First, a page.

of Descent - Hobomaster22
People usually bitch and moan to me that I have no taste in Doom
WADs, and that I believe that all ZDoom WADs suck. Ok, maybe I'm being a bit extreme with the last
one, but in case you had that thought in your head, you're completely wrong, and you should stop
trying to pretend that you can figure out my modus operandi! While I love my dose of classic Doom
as much as the next guy, I can't really get into some of the newfangled alternative styles of
playing that ZDoom WADs usually bring to the table, since I love shooting the crap out of monsters
and not really caring about scripted puzzles. That said, Genesis of Descent is one of the few
maps where I truly feel like I'm enjoying a modernized Doom experience, not to mention that
the atmosphere is as thick as that global warming threat that all of those guys on TV keep
One of the biggest departures from the standard "shoot the crap out of
monsters" style that I've grown to is that you don't have much ammo for reckless shooting; you need
to make sure you don't waste a single bullet, or else you'll regret it somewhere down the road when
you really need that single bullet to blow up a barrel that will set off some chain reaction. OK,
maybe I'm exaggerating a wee bit there, but the point still gets across; if you execute a brilliant
idea properly, you'll get something that results in Genesis of Descent, a single player WAD that gets
its own entry in the 2007 Cacowards. What more could you ask for?
last few years have seen a larger role for hardware accelerated ports and
true 3D environments like Legacy, Doomsday, and, most recently, GZDoom.
Forked from ZDoom, GZDoom offers modern architecture and video effects
while retaining ZDoom compatibility. Last year showcased a couple of
GZDoom exclusive maps, and this year continues that trend with Cheogsh.
Cheogsh uses all of GZDoom's effects to create
a really atmospheric experience. As one would expect from a hardware
accelerated port, it looks nice, and lighting effects are used prominently
to create a very brooding environment. The map opens on
Hell's beachfront, and you fight your way into the demon castle
and teleport, once again, to fight an onslaught of Hell's bestiary.
At times, Cheogsh feels very Quakeish... which is largely attributed to its
use of Quake
textures, but the architecture looks similar too. The map drags
significantly in the middle with an atrocious dark maze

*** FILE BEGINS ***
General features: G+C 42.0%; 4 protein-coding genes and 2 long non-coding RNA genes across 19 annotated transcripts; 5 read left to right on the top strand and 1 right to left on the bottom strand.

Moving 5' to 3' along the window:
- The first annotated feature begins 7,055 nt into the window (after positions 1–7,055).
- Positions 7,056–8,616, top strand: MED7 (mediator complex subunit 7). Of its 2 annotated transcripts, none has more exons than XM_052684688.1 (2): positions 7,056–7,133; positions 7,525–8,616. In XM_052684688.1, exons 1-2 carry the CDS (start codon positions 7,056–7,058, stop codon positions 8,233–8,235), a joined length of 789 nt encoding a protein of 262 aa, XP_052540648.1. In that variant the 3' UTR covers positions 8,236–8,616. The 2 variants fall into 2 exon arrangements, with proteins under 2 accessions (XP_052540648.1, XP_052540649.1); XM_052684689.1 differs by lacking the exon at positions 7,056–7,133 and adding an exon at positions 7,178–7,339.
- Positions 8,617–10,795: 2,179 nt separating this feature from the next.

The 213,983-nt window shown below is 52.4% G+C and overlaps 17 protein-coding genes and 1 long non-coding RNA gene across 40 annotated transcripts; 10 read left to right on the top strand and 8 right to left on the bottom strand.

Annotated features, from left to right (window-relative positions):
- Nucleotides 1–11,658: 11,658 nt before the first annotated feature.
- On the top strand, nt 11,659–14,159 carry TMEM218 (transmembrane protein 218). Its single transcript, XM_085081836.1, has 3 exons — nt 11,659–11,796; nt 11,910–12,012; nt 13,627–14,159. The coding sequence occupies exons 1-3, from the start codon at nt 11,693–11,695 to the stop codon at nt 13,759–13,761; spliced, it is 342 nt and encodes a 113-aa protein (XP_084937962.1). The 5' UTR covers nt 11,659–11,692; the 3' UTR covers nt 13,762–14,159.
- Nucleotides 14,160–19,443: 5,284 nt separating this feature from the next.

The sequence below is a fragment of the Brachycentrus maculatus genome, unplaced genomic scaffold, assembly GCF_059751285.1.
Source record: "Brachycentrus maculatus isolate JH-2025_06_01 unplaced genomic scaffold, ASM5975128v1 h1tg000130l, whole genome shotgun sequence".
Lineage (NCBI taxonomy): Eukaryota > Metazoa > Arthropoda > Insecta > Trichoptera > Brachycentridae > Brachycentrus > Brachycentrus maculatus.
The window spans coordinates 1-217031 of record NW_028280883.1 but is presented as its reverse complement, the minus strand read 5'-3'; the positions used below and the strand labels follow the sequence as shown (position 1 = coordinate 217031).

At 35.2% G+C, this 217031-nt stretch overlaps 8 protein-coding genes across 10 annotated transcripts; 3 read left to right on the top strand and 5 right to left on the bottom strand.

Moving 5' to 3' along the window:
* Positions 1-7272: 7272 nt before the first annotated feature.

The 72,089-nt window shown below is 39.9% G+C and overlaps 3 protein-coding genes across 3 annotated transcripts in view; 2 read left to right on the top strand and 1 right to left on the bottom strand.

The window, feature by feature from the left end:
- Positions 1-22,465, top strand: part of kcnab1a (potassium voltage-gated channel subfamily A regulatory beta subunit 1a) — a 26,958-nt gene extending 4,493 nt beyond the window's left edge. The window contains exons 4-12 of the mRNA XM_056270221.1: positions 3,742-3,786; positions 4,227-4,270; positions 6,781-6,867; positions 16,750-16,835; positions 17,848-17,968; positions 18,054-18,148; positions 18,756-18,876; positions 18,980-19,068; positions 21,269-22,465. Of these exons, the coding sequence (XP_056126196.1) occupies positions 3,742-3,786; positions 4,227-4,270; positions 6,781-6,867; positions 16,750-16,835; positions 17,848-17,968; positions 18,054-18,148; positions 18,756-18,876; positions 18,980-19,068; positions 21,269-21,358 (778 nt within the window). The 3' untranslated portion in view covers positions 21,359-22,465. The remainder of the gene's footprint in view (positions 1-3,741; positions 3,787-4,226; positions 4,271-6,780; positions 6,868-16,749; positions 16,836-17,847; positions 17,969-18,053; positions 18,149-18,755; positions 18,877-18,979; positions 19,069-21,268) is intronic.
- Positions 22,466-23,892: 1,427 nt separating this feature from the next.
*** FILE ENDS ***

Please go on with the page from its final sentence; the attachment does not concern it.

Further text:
that does not appear on your automap, but, fortunately, it picks up again
afterwards. If you can slog through that segment, you are in for a
really fun experience and will enjoy playing this wad. There are
plenty of traps that will spring your favorite baddies, as well as numerous
new monsters added to the lineup. If you have a vendetta against
GZDoom, put it aside to play some of the projects that are available
for it, like Cheogsh.
of the Damned - Trevor "Iori" Primmett
accelerated ports are not everyone's cup of tea, and it is a pleasure to see
really great vanilla releases that keep coming out every year. Boom
might not be "vanilla" in the purest sense, but for most community
members it is pretty close. If Cheogosh does not strike your fancy, be
sure to play Songs of the Damned. It is a purely Boom/PRBoom
compatible map, looks gorgeous, and plays well, too.
One of the first things you notice
about Songs of the Damned is that it is huge. While the map starts
off contained and linear, it quickly explodes into a giant fortress with
multiple pathways and swaths of enemies. What begins as a few dozen
demons quickly becomes hordes as you save every last piece of
ammo to deal with them. In addition to the difficulty, you will also
have to face a number of really nasty and vicious traps. In
one particular instance, you will need to pick one of three switches to
lower a platform for a key. Pick the wrong switch and the area fills
with lava. Oh, you can survive, but it will cost you. I
remember playing Songs of the Damned for the first time and wondering when
it would end. At the end of each obstacle it would open to reveal
another large portion of the map with more hellspawn looking to tear me
apart. It will take some saving and reloading, but this map is
certainly possible. If you missed it last year when it was released,
make sure to play Songs of the Damned now.
THE SKY MAY BE
Last year I hoped I would never have to write this segment again.
Unfortunately, in 2007, the Doom community paid its final respects to Jason
"Amaster" Masihdas. Jason was a prominent figure in the
community who hosted a weekly radio segment on Unidoom
Radio and contributed to several projects. After a 10 day absence,
it was confirmed that he had committed suicide on June 14. Jason was a
valuable member of the community and will be greatly missed.
Oct 12, 1981 - June 14, 2007